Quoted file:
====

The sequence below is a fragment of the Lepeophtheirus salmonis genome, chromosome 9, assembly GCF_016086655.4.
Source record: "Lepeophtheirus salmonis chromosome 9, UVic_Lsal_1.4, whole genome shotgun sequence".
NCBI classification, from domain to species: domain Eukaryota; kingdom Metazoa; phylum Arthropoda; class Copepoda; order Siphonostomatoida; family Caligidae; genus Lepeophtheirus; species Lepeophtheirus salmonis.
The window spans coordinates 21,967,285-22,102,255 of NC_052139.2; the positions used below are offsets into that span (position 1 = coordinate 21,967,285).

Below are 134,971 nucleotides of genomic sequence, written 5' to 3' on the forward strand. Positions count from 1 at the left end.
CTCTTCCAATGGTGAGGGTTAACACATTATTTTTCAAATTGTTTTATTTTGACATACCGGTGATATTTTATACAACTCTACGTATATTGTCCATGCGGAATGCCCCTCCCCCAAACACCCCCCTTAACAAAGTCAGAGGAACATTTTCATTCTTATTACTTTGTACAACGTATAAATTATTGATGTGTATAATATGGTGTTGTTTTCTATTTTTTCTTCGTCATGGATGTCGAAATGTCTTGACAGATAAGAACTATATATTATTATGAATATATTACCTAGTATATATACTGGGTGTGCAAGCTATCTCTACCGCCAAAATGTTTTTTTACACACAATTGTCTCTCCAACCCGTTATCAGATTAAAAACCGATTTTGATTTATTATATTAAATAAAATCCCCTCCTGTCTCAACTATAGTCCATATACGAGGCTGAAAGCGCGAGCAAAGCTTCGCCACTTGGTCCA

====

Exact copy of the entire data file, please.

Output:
The sequence below is a fragment of the Lepeophtheirus salmonis genome, chromosome 9, assembly GCF_016086655.4.
Source record: "Lepeophtheirus salmonis chromosome 9, UVic_Lsal_1.4, whole genome shotgun sequence".
NCBI classification, from domain to species: domain Eukaryota; kingdom Metazoa; phylum Arthropoda; class Copepoda; order Siphonostomatoida; family Caligidae; genus Lepeophtheirus; species Lepeophtheirus salmonis.
The window spans coordinates 21,967,285-22,102,255 of NC_052139.2; the positions used below are offsets into that span (position 1 = coordinate 21,967,285).

Below are 134,971 nucleotides of genomic sequence, written 5' to 3' on the forward strand. Positions count from 1 at the left end.
CTCTTCCAATGGTGAGGGTTAACACATTATTTTTCAAATTGTTTTATTTTGACATACCGGTGATATTTTATACAACTCTACGTATATTGTCCATGCGGAATGCCCCTCCCCCAAACACCCCCCTTAACAAAGTCAGAGGAACATTTTCATTCTTATTACTTTGTACAACGTATAAATTATTGATGTGTATAATATGGTGTTGTTTTCTATTTTTTCTTCGTCATGGATGTCGAAATGTCTTGACAGATAAGAACTATATATTATTATGAATATATTACCTAGTATATATACTGGGTGTGCAAGCTATCTCTACCGCCAAAATGTTTTTTTACACACAATTGTCTCTCCAACCCGTTATCAGATTAAAAACCGATTTTGATTTATTATATTAAATAAAATCCCCTCCTGTCTCAACTATAGTCCATATACGAGGCTGAAAGCGCGAGCAAAGCTTCGCCACTTGGTCCA